Looking Forward With Hope and Health

I’m no stranger to addiction. It’s sadly something that all too many people have to experience in their lifetime. Even if you’re not the one struggling with the addiction itself, just knowing someone who is can be a challenging experience. What can you do to help, and is it possible that they’ll ever really change?

The truth is that addiction is one of the hardest things anyone will ever overcome. Most people turn to drugs or alcohol after a traumatic experience to help them numb the pain of the event. When sober, life can become nearly unbearable for them. They may experience anxiety or paranoia just trying to cope with everyday life. Recovery is always possible, but not everyone is able to do it on their own.

My brother found himself at this very point earlier this year. Ex-military, he was finally home but from far from himself. While he used to be a laid-back, chipper guy, he was now much quieter, never laughed, and his drinking was definitely getting out of control. I tried to talk to him about it, but he was always extremely defensive, and I was unable to understand what he was going through at the time. As much as I wanted to help him, I had no idea how.

Seeking Help

Eventually, we were able to have a somewhat coherent conversation about everything he’d been going through. To my surprise, my brother admitted to me that he needed help. I knew that must have been hard, and although I was new to all this, I was determined to help him in any way I could. Together, he and I scoured the net until we came across the Harris House St. Louis Treatment Center. I was happy to learn that, not only did they have a special program for my brother, but also another program to help educate family members on what we can be doing to help.

When you make the decision to seek help, you are ultimately choosing yourself above your addiction. This may seem like an easy decision for those who have never drank or done drugs, but I’ve learned that most addicts struggle with their self-worth. It’s hard to choose yourself over drinking when you don’t care about yourself.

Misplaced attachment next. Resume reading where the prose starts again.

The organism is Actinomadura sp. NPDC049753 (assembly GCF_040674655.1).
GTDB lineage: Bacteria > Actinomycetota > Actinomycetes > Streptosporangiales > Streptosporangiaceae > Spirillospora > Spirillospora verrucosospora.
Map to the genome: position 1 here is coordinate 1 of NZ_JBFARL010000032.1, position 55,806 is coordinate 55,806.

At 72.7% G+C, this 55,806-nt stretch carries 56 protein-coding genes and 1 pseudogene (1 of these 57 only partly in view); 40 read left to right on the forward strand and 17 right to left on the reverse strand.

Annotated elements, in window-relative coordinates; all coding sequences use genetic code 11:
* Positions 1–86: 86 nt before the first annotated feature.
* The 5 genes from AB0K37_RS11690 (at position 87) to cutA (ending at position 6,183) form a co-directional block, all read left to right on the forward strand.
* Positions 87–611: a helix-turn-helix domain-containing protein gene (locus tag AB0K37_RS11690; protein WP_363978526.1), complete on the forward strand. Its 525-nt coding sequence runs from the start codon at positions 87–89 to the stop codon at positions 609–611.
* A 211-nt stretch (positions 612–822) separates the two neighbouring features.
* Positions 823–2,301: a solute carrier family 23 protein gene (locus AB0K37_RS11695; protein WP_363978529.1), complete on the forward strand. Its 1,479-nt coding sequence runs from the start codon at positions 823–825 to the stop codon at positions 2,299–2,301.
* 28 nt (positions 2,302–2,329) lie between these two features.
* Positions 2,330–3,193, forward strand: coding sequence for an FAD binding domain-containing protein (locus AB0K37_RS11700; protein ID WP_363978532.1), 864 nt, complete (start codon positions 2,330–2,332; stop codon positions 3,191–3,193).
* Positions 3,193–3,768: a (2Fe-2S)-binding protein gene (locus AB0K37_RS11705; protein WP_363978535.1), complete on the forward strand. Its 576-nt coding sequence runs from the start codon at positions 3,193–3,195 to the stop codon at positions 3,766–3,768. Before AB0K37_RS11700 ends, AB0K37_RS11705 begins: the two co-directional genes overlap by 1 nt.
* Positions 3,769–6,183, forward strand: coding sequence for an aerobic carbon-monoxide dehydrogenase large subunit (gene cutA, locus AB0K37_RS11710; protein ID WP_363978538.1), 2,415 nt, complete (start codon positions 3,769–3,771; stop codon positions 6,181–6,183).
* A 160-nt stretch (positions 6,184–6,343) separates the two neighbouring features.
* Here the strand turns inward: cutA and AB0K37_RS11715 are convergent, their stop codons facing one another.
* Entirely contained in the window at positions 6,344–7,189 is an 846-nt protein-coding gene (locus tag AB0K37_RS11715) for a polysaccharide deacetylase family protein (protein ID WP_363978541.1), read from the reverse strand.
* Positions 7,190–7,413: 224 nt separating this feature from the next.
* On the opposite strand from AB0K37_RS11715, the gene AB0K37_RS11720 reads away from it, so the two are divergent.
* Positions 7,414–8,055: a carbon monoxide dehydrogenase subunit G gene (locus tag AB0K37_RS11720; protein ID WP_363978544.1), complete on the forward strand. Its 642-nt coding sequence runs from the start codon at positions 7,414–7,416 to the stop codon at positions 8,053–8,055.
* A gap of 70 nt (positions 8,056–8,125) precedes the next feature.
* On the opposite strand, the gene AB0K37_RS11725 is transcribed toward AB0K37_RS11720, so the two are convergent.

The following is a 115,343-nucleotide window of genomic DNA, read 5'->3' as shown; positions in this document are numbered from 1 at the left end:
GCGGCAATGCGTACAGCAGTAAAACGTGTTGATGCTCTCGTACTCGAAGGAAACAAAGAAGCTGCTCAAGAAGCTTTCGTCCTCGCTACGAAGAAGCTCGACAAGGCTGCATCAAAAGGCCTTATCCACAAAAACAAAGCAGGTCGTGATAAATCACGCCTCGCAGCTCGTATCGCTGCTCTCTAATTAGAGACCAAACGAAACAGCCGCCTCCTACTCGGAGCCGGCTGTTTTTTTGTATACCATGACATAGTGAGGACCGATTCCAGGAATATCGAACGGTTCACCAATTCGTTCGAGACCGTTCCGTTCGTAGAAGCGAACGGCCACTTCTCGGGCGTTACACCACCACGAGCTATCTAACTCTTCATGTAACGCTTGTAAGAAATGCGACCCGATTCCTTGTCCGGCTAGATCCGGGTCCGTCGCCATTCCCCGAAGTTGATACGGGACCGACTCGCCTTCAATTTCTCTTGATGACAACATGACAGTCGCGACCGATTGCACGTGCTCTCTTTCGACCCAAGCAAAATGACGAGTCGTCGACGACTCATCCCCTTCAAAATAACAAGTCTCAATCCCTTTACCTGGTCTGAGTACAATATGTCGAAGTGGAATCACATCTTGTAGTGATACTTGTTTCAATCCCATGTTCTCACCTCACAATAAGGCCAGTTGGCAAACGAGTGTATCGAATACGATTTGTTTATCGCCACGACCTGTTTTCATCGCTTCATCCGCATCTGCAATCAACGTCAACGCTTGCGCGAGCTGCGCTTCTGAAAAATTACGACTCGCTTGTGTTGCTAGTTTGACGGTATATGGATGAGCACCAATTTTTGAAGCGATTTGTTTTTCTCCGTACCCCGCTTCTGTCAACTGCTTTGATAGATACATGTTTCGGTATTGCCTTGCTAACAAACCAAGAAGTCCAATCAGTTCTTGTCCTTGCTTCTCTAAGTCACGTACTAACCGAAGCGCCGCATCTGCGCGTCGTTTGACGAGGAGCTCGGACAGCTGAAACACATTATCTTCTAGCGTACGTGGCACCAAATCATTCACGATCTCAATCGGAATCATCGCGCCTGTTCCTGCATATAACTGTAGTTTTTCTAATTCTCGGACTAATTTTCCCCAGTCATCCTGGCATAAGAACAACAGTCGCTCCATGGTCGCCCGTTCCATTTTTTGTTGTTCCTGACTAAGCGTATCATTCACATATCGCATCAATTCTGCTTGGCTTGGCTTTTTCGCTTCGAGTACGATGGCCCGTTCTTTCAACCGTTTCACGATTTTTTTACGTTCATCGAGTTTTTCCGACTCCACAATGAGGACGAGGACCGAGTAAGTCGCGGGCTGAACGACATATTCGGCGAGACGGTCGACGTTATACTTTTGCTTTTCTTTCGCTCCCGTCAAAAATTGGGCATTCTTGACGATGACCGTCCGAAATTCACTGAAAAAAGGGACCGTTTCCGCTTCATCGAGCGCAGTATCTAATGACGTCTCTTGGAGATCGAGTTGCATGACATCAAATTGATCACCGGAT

Another hard part about seeking help is giving up all control of the situation. Rehab facilities will help with detoxing, therapy, and learning how to live life sober, but it can still seem extremely scary to make that first step. Fortunately, there are several programs that help to make the transitioning period much easier.

Types Of Programs

Many people forget that addiction is a disease. It’s not something that can be turned off and not every addict is created equal. Because of this, there are several treatment options that patients can choose from depending on their individual needs.

Intensive Inpatient Program

In this program, the patient will live on the facility while they go through the detoxing phase. They will also be provided with group and individual therapy several times a week. The patients are also provided with several fun activities and a strict routine to help them relearn sober living.

Intensive Outpatient Program

Another option is the outpatient program. Here, patients will still be provided with counselors to help them identify the root of their addiction, but they will not be required to stay at the facilities at all times. Most patients who attend this program are able to hold down steady jobs while focusing on their sobriety.

Transitional Housing

Some patients still struggle with addiction even after attending therapy. Relapse is always possible, and some may find it safer to live on the facility until those urges pass. While in housing, patients are able to meet with counselors to better identify their trigger points. They’re then taught healthy ways of dealing with their emotions instead of using their vices. With continued therapy, the odds of relapsing go down dramatically.

Family Education

When my brother first came to me with this problem, I had no idea what to think or expect. I knew nothing about addiction, all I knew was that he was hurting. Thankfully, this program helped open my eyes and gave me a much better understanding of what he was going through. Not only did it help me cope, but it also taught me how to make things easier on my brother.

I’ve learned that while addiction isn’t fun, it can be overcome. It can be hard at times, but as long as you have a great support network and remember to take things one day at a time, you can always succeed.


I'm a mother of 2 who likes to get involved in too much! Besides writing here I started a non-profit, I'm on the PTO board, very active in my community and volunteer in the school. I enjoy music, reading, cooking, traveling and spending time with my family. We just adopted our 3rd cat and love them all!

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